Earthquakes are notoriously hard to predict, but a new study suggests they could be tied to explosions on the surface of the sun.
A team of researchers at the National Institute of Geophysics and Volcanology in Rome investigated the connection between coronal mass ejections - large release of plasma and other particles that often follow solar flares - and the frequency of earthquakes.
They found that within 24 hours of major explosions on the surface of the sun, there was a substantial increase in the number of earthquakes around the world that measured at least 5.6 on the Richter scale.
'This statistical test of the hypothesis is very significant,' researcher Giuseppe De Natale told Astronomy.
'The probability that it's just by chance that we observe this, is very, very low — less than 1 in 100,000.'
For the study, the team analyzed data from the Solar and Heliospheric Observatory (SOHO) satellite, a joint project from NASA and the European Space Agency, which orbits the sun and records data about coronal mass ejections, including the time and magnitude of each.
The team compared the SOHO data against 20 years of earthquake data from Earth and found that whenever positively charged ion streams from the sun were at peak strength, there would be a substantial increase in the number of earthquakes starting around 24 hours later.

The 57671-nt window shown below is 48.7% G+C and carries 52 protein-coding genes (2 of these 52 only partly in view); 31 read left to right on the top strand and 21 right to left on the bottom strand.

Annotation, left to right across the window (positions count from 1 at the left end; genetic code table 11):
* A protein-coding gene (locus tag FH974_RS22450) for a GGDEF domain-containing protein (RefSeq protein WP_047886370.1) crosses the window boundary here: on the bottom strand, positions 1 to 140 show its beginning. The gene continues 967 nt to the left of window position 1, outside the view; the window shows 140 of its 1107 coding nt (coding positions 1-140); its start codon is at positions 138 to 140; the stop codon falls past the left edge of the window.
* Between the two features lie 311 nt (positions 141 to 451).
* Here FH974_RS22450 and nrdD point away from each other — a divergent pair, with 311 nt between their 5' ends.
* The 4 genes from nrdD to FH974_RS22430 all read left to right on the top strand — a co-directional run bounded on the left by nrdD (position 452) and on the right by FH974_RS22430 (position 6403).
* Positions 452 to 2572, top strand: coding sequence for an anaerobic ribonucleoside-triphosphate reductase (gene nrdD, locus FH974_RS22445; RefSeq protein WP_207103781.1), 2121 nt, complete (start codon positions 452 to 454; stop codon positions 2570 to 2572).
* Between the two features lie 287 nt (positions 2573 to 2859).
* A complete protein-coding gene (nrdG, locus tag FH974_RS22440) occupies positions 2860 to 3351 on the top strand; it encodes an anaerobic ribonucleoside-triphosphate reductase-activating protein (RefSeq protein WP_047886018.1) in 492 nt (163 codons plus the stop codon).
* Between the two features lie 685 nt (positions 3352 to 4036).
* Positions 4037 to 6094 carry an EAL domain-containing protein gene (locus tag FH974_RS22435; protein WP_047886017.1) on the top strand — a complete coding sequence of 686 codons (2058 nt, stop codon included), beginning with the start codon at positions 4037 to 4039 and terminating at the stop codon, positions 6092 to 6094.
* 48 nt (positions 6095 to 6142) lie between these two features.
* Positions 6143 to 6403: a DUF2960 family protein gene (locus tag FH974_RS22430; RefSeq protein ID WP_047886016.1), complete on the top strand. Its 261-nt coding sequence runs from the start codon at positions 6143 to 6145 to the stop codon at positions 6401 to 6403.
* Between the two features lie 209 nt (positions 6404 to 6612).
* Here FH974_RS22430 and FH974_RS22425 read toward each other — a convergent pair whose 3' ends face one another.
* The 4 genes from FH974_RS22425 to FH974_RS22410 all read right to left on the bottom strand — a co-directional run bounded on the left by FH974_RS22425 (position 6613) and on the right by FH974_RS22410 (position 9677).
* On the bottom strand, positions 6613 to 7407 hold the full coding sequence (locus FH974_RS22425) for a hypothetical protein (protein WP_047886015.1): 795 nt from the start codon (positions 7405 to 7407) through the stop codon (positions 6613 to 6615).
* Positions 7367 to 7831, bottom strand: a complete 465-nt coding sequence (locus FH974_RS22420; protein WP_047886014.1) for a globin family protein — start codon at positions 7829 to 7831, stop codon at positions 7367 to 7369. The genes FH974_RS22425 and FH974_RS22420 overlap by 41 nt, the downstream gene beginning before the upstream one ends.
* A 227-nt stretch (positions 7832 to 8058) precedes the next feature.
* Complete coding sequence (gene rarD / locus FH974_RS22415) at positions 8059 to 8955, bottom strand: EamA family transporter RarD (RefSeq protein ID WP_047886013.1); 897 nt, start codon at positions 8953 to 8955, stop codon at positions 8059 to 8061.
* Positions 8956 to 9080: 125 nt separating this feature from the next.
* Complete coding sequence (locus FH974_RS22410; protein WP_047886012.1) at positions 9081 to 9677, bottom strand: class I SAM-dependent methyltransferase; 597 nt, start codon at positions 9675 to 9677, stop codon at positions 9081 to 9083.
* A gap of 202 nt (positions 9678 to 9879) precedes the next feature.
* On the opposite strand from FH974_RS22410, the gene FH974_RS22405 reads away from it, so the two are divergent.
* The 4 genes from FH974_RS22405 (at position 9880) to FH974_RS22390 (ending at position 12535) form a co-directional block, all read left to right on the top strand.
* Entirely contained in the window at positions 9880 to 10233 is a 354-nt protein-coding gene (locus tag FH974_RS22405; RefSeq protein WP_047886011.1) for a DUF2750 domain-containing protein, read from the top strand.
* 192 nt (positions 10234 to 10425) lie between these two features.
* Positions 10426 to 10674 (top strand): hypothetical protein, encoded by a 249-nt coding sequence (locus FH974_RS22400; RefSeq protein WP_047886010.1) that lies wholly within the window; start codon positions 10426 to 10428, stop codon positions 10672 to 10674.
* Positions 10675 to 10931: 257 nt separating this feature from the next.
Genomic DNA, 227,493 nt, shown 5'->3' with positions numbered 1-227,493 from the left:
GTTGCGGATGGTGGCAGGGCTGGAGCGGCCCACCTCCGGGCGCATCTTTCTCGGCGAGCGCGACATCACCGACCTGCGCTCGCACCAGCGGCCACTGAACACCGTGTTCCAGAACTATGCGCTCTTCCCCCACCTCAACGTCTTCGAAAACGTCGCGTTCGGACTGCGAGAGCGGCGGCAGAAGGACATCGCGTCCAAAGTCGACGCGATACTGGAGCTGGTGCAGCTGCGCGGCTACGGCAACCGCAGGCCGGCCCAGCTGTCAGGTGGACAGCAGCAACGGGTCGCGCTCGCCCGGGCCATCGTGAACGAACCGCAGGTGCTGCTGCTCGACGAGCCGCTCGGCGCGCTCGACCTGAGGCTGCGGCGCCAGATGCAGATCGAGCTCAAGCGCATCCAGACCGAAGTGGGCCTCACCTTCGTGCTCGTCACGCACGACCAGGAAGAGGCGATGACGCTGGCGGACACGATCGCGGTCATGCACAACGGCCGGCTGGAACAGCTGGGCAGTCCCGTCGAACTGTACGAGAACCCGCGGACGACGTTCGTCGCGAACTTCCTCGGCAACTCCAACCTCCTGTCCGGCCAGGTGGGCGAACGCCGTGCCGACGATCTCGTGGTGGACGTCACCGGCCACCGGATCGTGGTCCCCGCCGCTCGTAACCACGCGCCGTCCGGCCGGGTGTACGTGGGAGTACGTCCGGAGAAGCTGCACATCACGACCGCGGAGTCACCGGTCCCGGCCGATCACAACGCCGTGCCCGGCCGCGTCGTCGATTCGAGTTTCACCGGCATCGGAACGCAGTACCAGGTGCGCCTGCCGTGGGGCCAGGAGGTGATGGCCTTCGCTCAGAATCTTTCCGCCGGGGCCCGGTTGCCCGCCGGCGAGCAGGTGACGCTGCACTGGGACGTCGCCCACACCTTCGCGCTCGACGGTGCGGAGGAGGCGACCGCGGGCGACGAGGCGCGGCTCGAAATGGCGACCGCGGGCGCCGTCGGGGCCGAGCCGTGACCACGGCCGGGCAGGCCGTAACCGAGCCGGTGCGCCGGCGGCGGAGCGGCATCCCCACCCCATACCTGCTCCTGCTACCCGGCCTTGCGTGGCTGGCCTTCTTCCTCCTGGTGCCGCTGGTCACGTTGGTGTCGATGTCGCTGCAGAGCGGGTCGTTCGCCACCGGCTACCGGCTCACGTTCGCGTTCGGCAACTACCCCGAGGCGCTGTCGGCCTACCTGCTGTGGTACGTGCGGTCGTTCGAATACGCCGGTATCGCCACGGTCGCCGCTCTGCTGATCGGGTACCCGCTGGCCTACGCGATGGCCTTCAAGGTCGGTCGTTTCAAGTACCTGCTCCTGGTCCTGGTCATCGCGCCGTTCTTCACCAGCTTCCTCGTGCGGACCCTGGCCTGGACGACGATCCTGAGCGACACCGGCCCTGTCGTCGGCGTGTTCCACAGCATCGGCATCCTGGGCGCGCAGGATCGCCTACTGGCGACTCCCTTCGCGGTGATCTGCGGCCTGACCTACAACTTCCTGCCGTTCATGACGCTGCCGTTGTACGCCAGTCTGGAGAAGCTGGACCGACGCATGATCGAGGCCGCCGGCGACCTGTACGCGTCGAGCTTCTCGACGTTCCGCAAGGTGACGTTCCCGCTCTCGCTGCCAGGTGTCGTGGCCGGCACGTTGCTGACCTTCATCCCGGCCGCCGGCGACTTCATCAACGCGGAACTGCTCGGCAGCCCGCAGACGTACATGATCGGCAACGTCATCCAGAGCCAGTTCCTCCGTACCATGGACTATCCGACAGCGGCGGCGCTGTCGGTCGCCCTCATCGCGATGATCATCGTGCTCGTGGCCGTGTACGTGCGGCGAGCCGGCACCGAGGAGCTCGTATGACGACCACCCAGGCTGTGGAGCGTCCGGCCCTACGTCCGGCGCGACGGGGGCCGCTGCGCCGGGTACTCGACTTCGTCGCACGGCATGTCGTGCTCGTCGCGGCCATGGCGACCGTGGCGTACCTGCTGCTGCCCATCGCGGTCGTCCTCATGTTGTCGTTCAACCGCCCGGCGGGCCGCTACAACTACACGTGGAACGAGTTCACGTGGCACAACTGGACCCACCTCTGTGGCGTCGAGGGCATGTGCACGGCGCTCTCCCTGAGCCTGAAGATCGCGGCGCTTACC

To explain the connection, the team pointed to the piezoelectric effect, the well-documented phenomenon of quartz releasing electrical pulses when some external force causes it to compress.
Quartz makes up around 20% of the Earth's crust and the team suggested that the large streams of positively charged ions from the sun creates electromagnetic disturbances when they enter Earth's atmosphere, which in turn causes quarts in the Earth's crust to compress.
The quarts then begins releasing electrical pulses that may agitate certain tectonic plates and faults, which causes new earthquakes.
This could also explain the well-documented phenomenon of radio wave disruptions and earthquake lighting - strange flashes of light in the sky that coincide with quakes even with no other storm activity.
Past research suggested these electromagnetic events might be triggered by the earthquakes themselves, but the latest findings suggest they may actually be part of the same broader phenomenon that first sets the earthquake in motion.
The team admits their findings so far have only established a correlation between solar eruptions and earthquakes and further study is required to firmly establish causality.
Source: The Daily Mail